3. Increasing returns 0 < j = k:

    With positive j and k there is a distinct and qualitative change in the dynamics of the adoption process. The process is illustrated in the computer simulation of figure 2 where the vertical axis represents the difference between the numbers of adoptions (d = Na - Nb) and the horizontal axis the total number of adoptions (N = Na + Nb). For the purposes of this simulation, the values of the parameters were set at: aj = 5 , bj =4, j = 0.1 ak =4, bk = 5, k = 0.1. Thus, with positive j and k, as the adoptions of a given technology increase, that technology becomes inexorably more attractive. If one technology, for example A, through chance happens to get sufficiently far in front, then that technology will become more attractive not only to J agents, but also to K agents despite their predisposition to select B. Thus J agents continue to select A, whereas K agents permanently switch from B to A. No further selections of B are made and the process becomes locked-in to technology A.

Figure 2
Figure 2: Increasing Returns 0 < j = k

Under increasing returns the process is a random walk with absorbing barriers given by (bj - aj)/j and (bk - ak)/k. When a technology receives sufficient adoptions so that the difference in the number of adoptions reaches an absorbing barrier, thereafter that technology is always adopted. The alternative technology becomes extinct. The final outcome is now unpredictable and non-ergodic. It is predictable that one or other of the technologies will ultimately dominate with a share of 100%, but which one that should be is completely unpredictable. Neither can it be known how many adoptions have to be made before lock-in occurs. All is dependent upon the path of previous adoptions, and that is due purely to the random, and unknowable, order in which J and K agents enter. An important implication is that the dominant technology need not necessarily be the one that would have been most efficient in the long run, given equal rates of adoption (e.g. VHS and QWERTY). Thus, in the presence of increasing returns, selection mechanisms are claimed to be inefficient. Adopted technologies are dependent upon the accidents of history, the counterfactual is of relevance, and so it becomes legitimate to ask the question "what if ?" since the situation that exists is one that need not, and in other circumstances might not have been.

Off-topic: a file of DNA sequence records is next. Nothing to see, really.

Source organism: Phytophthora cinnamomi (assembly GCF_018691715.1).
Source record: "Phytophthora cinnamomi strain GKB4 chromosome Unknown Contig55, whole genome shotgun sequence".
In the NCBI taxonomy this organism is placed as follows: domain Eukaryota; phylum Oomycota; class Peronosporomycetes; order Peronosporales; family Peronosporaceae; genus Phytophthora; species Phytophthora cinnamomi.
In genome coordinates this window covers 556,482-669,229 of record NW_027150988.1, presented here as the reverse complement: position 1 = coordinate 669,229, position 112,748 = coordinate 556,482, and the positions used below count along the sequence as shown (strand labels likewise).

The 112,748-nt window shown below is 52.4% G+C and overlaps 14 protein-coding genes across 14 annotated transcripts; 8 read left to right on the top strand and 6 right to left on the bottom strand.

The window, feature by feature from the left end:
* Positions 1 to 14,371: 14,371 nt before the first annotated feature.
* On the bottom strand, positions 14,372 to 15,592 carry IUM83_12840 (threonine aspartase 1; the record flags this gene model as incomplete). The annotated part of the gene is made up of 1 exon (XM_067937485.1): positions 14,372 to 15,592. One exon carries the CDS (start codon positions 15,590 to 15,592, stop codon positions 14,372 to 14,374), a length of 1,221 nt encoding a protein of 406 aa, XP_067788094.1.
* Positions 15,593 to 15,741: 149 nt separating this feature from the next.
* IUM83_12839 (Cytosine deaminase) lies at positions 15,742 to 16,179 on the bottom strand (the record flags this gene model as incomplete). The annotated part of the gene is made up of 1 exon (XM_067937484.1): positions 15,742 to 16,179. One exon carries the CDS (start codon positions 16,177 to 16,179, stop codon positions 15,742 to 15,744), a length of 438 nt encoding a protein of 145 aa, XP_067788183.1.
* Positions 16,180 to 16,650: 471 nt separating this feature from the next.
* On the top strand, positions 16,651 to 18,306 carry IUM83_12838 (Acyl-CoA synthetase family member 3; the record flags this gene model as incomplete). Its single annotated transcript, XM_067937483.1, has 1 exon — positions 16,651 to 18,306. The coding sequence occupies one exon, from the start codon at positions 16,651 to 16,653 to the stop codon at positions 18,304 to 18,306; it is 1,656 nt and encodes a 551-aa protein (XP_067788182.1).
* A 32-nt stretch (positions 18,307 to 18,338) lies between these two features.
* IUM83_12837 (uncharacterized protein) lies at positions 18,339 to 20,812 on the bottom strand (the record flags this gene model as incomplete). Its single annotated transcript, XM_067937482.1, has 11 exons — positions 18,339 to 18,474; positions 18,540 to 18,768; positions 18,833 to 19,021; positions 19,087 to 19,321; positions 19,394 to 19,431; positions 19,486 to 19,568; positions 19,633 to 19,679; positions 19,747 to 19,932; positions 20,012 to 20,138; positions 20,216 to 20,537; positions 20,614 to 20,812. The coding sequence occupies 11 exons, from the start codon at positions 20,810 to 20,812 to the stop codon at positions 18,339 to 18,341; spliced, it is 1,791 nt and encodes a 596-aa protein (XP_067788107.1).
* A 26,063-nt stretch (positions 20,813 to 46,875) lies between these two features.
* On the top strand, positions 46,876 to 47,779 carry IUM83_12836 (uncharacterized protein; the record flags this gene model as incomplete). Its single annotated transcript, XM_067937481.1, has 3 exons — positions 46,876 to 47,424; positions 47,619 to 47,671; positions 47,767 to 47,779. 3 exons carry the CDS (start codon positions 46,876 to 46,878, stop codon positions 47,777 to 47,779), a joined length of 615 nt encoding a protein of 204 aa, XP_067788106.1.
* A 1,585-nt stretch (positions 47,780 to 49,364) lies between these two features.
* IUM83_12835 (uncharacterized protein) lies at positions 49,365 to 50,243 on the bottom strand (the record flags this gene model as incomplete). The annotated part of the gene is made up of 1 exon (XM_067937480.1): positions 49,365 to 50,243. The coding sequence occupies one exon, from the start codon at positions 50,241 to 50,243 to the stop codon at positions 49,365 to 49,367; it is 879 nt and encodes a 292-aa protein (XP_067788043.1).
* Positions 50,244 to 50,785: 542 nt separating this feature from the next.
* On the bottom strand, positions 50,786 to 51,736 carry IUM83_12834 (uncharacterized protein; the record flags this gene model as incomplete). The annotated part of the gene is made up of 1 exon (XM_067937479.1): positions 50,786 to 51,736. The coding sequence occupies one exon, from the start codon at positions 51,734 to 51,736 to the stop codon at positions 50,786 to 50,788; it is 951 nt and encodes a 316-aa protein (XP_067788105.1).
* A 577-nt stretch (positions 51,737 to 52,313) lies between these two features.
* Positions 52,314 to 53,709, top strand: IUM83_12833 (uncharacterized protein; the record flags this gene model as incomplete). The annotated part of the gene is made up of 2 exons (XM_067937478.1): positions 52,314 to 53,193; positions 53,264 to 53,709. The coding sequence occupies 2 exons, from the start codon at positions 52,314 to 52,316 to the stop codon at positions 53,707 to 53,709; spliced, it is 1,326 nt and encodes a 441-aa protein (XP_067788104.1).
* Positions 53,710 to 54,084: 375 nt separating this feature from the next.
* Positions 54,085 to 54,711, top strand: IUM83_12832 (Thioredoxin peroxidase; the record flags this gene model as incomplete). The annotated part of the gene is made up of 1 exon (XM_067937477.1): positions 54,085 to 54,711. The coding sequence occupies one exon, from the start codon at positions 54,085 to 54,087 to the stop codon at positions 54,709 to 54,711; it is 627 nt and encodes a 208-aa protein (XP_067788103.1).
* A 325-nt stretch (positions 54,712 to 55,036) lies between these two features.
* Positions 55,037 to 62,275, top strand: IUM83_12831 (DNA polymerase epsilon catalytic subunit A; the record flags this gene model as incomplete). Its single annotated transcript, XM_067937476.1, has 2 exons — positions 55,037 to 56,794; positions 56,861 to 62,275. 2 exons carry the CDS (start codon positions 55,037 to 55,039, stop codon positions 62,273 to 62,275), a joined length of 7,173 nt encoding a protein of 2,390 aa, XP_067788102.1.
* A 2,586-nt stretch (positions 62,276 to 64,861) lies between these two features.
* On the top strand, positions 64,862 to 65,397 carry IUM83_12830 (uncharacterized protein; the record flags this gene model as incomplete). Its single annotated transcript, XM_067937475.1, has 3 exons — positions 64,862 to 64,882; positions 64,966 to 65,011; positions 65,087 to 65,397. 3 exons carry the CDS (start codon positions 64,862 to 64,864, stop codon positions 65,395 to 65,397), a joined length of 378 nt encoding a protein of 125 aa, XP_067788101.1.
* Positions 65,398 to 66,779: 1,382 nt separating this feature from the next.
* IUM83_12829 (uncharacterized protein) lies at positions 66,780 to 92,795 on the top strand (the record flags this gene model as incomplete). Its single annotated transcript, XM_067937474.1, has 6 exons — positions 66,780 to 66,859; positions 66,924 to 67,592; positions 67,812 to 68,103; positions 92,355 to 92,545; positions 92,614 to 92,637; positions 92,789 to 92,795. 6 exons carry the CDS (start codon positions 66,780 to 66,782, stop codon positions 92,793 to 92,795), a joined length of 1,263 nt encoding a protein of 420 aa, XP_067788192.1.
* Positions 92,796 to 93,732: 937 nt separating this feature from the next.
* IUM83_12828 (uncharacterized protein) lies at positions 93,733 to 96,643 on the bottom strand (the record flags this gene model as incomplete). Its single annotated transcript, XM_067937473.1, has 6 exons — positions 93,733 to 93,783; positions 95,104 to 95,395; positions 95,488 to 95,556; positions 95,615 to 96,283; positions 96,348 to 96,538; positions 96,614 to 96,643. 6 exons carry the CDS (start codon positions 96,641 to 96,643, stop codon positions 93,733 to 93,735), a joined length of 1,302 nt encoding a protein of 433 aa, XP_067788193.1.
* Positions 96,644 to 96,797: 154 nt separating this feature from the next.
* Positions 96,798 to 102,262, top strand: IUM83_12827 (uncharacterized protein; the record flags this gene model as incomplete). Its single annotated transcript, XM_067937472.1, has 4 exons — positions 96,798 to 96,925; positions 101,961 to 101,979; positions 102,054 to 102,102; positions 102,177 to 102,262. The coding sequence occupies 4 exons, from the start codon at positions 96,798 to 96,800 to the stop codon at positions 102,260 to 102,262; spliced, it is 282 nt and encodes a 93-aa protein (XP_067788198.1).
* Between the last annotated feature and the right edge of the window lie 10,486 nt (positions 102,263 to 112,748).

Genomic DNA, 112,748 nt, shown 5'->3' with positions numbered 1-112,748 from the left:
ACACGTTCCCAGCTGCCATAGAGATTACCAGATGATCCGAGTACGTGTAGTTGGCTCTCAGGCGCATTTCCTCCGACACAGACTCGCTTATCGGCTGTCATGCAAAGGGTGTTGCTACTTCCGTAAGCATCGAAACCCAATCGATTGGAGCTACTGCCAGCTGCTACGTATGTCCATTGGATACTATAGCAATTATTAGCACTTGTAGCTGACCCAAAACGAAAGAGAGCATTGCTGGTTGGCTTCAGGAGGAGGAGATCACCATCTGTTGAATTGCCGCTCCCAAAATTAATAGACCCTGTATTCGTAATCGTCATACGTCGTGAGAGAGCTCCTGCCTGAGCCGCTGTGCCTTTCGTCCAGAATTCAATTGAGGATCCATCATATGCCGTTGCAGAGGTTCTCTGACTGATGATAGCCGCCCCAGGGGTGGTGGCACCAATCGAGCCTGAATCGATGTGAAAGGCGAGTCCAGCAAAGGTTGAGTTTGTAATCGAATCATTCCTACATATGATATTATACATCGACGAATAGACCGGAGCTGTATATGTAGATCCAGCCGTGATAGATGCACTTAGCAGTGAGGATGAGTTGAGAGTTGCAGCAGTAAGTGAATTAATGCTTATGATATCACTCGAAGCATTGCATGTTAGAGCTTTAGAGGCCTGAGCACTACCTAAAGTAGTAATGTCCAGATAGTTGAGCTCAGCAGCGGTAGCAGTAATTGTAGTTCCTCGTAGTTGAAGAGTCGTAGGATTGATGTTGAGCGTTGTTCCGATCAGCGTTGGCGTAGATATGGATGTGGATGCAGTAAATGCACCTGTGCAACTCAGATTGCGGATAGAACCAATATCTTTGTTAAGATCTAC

* An approach to consumption

It should be clear that there is nothing especially technological about Arthur's model, and that it can equally be applied to the analysis of consumer and or social choice. All that is required is to redefine agents of types J and K as consumers, and technologies A and B as commodities. However, many consumption patterns are not captured by the linear forms of the previous section.

Real patterns of commodity selection often display greater variety and diversity of form with greater unpredictability. Swarming is a pervasive feature in the sales patterns of many goods. There are swings and roundabouts of fashion, as one fad gives way to another only to re-emerge at a future date. An example can be seen in the case of trouser styles where, over time, there have been swings back and forth between tight and flared varieties. In other instances the demand for a good can collapse only to reappear later. Thus, most men now go hatless, though this was once uncommon, and similarly successive generations discover, tire of and then rediscover the yo-yo. Individuals differ in their psychological propensities, for some may buck a trend whilst others swim with it. In markets where they do so, externalities in consumption form an argument within individuals' utility functions. In such situations it is helpful to conceptualise consumption as a dynamic process. Consumers enter a market sequentially to purchase a good influenced in part by the prior purchases of others. Indeed for many goods, and not just high fashion goods, this may be a more appropriate characterisation of the consumption process than that of the conventional equilibrium model of economists in which all consumption decisions are made simultaneously.

As more consumers purchase a commodity, for some, it can become fashionable and increasingly desirable. After further purchases it may become commonplace and lose attractiveness with consumers switching to some alternative. However, individuals are influenced in different ways. Society comprises both extroverts and introverts with some consumers gaining utility from being 'in with the crowd', whilst others wish to stand apart, for there are both leaders and followers of fashion. The dynamics of opinion diffusion are discussed in Shiller (1989 Chs. 1 and 2). Whatever the precise nature of utility functions, it is clear that for many goods, the utilities derived are not independent of the number of previous sales, and that the utility functions are not linear in numbers of selections. A more general formulation is appropriate, as shown in figure 3, where the cell entries now represent ordinal utility functions.
Figure 3
Figure 3: A general model